The following two essays on relics, which are excerpted below, were written in response to Mary Lane Potter’s essay Bones Are Not Bones: A Reflection for All Souls Day.
Relics, Remains, Fragments, Traces of New Life
by Mary Farrell Bednarowski
When Mary Potter asked me to join her and Victoria Ries in writing about relics, my first thought was “No, thank you.” My relic days are over: having them, thinking about them, reverencing them, explaining to the skeptical and the scandalized that, no, we Catholics do not worship them. Certainly not wanting to write about them. But I led myself into temptation by reading her essay. It was moving to learn how her interpretation of relics has emerged from the particular journey born of her spiritual maturity, an unfolding over many years.
Then I read the introduction to a collection of essays Mary had sent me: Relics and Remains by church historian Alexandra Walsham. Relics, it became obvious, are back. I was compelled to self-diagnose a case of arrested development on this subject. Two things really hooked me: Walsham’s description of a relic as “a mnemonic ligature to a world that has been lost” and her statement that, “At the most basic level, a relic is a material object that relates to a particular individual and/or to events and places with which that individual was associated.”
Walsham’s matter-of-fact statement that relics are, first of all, material objects, jolted me into asking: “I wonder if that’s absolutely true? Might there not be—how to identify them?— experiences? phenomena?—that we could call something like belief-relics or faith-relics? Not bones or hair or ashes or pieces of cloth but memories, beliefs, images, a lump in the throat at the memory of a hymn—traces or fragments of an all-encompassing spiritual reality I once accepted literally but now embrace in more complicated, earth-bound ways. Might it, in fact, be fruitful to think of our very bodies as reliquaries?
Might there not be experiences, phenomena, something that we could call belief-relics or faith-relics?
This half-formed thought jarred loose a desire to muse about stories I’ve been drawn to for many years, although I’d never thought of them in terms of relics. As a Catholic who came of age profoundly formed by the metaphysical worldview of pre-conciliar Catholicism, I have lived most of my adult life in the world that Charles Taylor has so famously written about in A Secular Age, a cosmos in which transcendence floats downward, not up and away, in which embracing transcendence in any form is not only a choice but an embattled choice, as he puts it.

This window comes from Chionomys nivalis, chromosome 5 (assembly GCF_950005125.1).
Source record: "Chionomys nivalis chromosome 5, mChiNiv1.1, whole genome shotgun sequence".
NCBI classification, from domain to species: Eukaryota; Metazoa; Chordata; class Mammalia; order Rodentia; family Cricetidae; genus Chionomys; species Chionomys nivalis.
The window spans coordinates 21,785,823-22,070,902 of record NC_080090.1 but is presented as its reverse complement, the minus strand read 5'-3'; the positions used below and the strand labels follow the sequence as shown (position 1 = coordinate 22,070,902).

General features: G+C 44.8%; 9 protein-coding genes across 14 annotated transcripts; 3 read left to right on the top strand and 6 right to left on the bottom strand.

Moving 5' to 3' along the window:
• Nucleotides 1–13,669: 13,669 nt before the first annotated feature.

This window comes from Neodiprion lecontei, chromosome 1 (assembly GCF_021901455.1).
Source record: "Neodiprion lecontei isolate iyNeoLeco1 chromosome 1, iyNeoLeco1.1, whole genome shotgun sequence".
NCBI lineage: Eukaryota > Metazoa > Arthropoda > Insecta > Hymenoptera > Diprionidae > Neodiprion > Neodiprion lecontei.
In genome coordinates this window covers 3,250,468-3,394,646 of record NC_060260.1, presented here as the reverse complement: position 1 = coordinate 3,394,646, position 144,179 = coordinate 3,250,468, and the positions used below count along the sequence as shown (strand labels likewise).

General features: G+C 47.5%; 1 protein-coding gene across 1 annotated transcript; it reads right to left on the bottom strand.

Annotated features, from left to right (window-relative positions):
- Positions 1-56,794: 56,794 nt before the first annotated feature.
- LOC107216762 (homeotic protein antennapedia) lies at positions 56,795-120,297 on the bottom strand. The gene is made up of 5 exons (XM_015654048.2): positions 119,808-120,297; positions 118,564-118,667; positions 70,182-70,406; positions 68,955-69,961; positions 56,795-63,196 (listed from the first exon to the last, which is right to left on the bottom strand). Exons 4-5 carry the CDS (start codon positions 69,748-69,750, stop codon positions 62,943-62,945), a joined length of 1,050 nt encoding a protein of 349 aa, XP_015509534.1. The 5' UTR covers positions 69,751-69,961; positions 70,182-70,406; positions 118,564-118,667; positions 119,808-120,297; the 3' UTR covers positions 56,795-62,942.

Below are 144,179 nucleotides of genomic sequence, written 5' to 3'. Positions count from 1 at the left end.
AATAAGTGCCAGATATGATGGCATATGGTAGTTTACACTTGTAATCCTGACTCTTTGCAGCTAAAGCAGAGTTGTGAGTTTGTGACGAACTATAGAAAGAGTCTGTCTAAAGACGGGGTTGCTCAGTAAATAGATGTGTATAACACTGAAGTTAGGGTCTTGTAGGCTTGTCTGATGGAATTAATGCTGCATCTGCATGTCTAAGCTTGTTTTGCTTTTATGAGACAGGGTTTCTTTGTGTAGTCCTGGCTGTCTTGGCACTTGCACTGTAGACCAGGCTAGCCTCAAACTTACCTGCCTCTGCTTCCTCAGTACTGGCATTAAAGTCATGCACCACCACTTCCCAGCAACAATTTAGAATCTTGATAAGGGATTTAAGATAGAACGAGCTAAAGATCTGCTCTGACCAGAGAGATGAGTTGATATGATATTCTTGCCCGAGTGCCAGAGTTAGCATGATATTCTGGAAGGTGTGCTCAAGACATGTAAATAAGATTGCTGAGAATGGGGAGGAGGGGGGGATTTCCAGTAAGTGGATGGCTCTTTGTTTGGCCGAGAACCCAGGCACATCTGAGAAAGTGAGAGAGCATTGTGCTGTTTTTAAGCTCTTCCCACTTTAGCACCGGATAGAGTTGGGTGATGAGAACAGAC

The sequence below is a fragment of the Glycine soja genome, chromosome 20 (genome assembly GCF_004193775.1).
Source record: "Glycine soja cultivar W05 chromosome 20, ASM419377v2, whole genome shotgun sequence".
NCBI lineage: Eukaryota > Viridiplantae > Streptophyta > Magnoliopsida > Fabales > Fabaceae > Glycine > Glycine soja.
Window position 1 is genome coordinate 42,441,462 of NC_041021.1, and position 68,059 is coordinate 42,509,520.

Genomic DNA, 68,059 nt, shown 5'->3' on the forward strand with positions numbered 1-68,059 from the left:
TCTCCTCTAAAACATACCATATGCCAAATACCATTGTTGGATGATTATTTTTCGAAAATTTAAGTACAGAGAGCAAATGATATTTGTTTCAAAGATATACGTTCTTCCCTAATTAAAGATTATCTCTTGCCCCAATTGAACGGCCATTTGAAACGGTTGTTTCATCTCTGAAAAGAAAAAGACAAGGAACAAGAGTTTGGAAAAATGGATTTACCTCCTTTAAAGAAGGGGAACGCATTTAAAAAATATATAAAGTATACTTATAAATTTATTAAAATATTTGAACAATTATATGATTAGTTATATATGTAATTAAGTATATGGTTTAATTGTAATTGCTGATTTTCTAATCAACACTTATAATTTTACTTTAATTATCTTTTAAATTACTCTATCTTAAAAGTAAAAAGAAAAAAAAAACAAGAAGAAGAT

But embrace it I do. The traces of a totalizing spiritual reality I once believed in without question continue to emerge in my life and my psyche as remains of a spiritual reality I once believed in without question: not as absences, in the sense that Jacques Derrida used that term—reminders of what once was there but no longer is—but as presences in the oh-so-tentative but oh-so-deeply felt, always-unfolding faith that I hold today. Thought-relics that are not dead, not inert, but still have life to offer.
According to Charles Taylor, embracing transcendence in any form is not only a choice but an embattled choice.
For years I have been drawn intellectually and in ways that touch my heart/soul/spirit/body (whatever we are calling the “all” of us these days) to stories that hint of belief-relics. I have been affected deeply by Marcus Borg’s description of the tears that ran down his cheeks as he remembered the Jesus hymns of his North Dakota Lutheran youth. What did those tears mean to the efforts of this famous Jesus scholar in constructing a coherent, personally meaningful, mature, scholarly faith that did justice to his heritage and opened his future to new understandings?
Relics We Hold Dear
by Victoria Ries
A few years ago, I was one of the presenters for the annual Novena of Grace sponsored by the Ignatian Spirituality Center in Seattle. After each Mass, there was time for individual prayer with one of the presenters or staff from the Ignatian Spirituality Center, each of whom held a small case holding the relic of a Jesuit saint.
A friend from graduate school, Mary Lane Potter, a co-author in this series, attended the Novena on one of the days that I preached. She asked me about the tradition of relics in the Catholic Church. Though I had grown up Catholic and had served in parish ministry in the Catholic Church for thirty-five years and had earned a doctorate in theology, I had not given much thought to relics in many years.
I am not sure what I said on that day when asked about relics, but Mary came forward to me at the time of prayer, and we prayed, both holding the relic of St. Francis Xavier, one of the good friends and first followers of St. Ignatius. Thus was planted the seed in Mary’s mind for this trinity of articles—and my growing recognition of and appreciation for the relics that I hold dear.
Perhaps it is easiest to understand relics if we consider our own lives. We all have relics, but we may not, at first, describe them as relics. My mother recently died. In the last weeks of her life, she prayed the rosary regularly and even slept with her rosary. I now have that rosary in a place of honor beside my bed. When I see it and touch it, I think of my mother—and remember and give thanks. She and her strong faith are present to me now through her rosary. When I use her rosary to pray I am touching the beads that she touched and prayed, and my own faith is strengthened by her faith.
When I see and touch and use my mother’s rosary to pray, she and her strong faith are present to me.
A good friend of mine from graduate school died too young. He had written a book, Go and Do Likewise: Jesus and Ethics. When I hold his book and read his note to me, I remember him, his faith, his love for God, and I give thanks. He is the person who taught me to pray more deeply.